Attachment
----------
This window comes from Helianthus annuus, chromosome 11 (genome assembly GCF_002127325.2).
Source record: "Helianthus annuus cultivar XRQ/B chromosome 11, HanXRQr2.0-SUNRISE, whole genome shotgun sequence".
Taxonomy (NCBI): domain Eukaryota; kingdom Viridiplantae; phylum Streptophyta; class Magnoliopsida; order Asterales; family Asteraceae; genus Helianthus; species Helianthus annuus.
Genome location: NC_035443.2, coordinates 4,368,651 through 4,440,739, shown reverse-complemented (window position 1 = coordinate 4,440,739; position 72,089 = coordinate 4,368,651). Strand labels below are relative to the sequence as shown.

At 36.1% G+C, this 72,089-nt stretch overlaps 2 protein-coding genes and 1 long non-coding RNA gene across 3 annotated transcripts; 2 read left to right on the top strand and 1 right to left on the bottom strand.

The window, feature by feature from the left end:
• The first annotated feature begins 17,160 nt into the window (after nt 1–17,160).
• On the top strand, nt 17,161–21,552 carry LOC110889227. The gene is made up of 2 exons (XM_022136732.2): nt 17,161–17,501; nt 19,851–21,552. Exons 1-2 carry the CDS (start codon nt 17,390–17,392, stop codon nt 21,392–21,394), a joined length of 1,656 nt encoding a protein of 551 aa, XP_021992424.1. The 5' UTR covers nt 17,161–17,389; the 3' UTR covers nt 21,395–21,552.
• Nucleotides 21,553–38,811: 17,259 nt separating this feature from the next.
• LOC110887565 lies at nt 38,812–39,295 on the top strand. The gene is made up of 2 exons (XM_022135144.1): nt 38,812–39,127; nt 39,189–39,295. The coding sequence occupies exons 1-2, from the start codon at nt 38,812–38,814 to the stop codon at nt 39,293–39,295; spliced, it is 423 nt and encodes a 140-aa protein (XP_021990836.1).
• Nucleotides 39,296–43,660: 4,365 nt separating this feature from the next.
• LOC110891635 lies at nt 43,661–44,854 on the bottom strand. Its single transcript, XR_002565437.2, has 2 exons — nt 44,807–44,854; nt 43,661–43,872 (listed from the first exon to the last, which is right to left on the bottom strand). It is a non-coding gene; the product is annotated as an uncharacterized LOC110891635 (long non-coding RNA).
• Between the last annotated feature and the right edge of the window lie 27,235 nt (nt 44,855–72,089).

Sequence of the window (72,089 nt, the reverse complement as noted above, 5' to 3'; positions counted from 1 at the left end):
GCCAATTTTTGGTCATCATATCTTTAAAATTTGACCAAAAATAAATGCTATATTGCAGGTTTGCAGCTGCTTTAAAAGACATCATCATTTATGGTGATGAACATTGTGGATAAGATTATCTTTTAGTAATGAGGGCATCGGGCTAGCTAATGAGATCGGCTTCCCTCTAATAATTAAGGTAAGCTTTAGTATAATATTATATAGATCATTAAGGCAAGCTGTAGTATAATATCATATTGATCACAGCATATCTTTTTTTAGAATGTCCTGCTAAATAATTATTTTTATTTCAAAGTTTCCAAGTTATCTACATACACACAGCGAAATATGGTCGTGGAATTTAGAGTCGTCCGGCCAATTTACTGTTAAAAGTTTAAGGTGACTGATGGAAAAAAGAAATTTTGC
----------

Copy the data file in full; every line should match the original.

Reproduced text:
This window comes from Helianthus annuus, chromosome 11 (genome assembly GCF_002127325.2).
Source record: "Helianthus annuus cultivar XRQ/B chromosome 11, HanXRQr2.0-SUNRISE, whole genome shotgun sequence".
Taxonomy (NCBI): domain Eukaryota; kingdom Viridiplantae; phylum Streptophyta; class Magnoliopsida; order Asterales; family Asteraceae; genus Helianthus; species Helianthus annuus.
Genome location: NC_035443.2, coordinates 4,368,651 through 4,440,739, shown reverse-complemented (window position 1 = coordinate 4,440,739; position 72,089 = coordinate 4,368,651). Strand labels below are relative to the sequence as shown.

At 36.1% G+C, this 72,089-nt stretch overlaps 2 protein-coding genes and 1 long non-coding RNA gene across 3 annotated transcripts; 2 read left to right on the top strand and 1 right to left on the bottom strand.

The window, feature by feature from the left end:
• The first annotated feature begins 17,160 nt into the window (after nt 1–17,160).
• On the top strand, nt 17,161–21,552 carry LOC110889227. The gene is made up of 2 exons (XM_022136732.2): nt 17,161–17,501; nt 19,851–21,552. Exons 1-2 carry the CDS (start codon nt 17,390–17,392, stop codon nt 21,392–21,394), a joined length of 1,656 nt encoding a protein of 551 aa, XP_021992424.1. The 5' UTR covers nt 17,161–17,389; the 3' UTR covers nt 21,395–21,552.
• Nucleotides 21,553–38,811: 17,259 nt separating this feature from the next.
• LOC110887565 lies at nt 38,812–39,295 on the top strand. The gene is made up of 2 exons (XM_022135144.1): nt 38,812–39,127; nt 39,189–39,295. The coding sequence occupies exons 1-2, from the start codon at nt 38,812–38,814 to the stop codon at nt 39,293–39,295; spliced, it is 423 nt and encodes a 140-aa protein (XP_021990836.1).
• Nucleotides 39,296–43,660: 4,365 nt separating this feature from the next.
• LOC110891635 lies at nt 43,661–44,854 on the bottom strand. Its single transcript, XR_002565437.2, has 2 exons — nt 44,807–44,854; nt 43,661–43,872 (listed from the first exon to the last, which is right to left on the bottom strand). It is a non-coding gene; the product is annotated as an uncharacterized LOC110891635 (long non-coding RNA).
• Between the last annotated feature and the right edge of the window lie 27,235 nt (nt 44,855–72,089).

Sequence of the window (72,089 nt, the reverse complement as noted above, 5' to 3'; positions counted from 1 at the left end):
GCCAATTTTTGGTCATCATATCTTTAAAATTTGACCAAAAATAAATGCTATATTGCAGGTTTGCAGCTGCTTTAAAAGACATCATCATTTATGGTGATGAACATTGTGGATAAGATTATCTTTTAGTAATGAGGGCATCGGGCTAGCTAATGAGATCGGCTTCCCTCTAATAATTAAGGTAAGCTTTAGTATAATATTATATAGATCATTAAGGCAAGCTGTAGTATAATATCATATTGATCACAGCATATCTTTTTTTAGAATGTCCTGCTAAATAATTATTTTTATTTCAAAGTTTCCAAGTTATCTACATACACACAGCGAAATATGGTCGTGGAATTTAGAGTCGTCCGGCCAATTTACTGTTAAAAGTTTAAGGTGACTGATGGAAAAAAGAAATTTTGC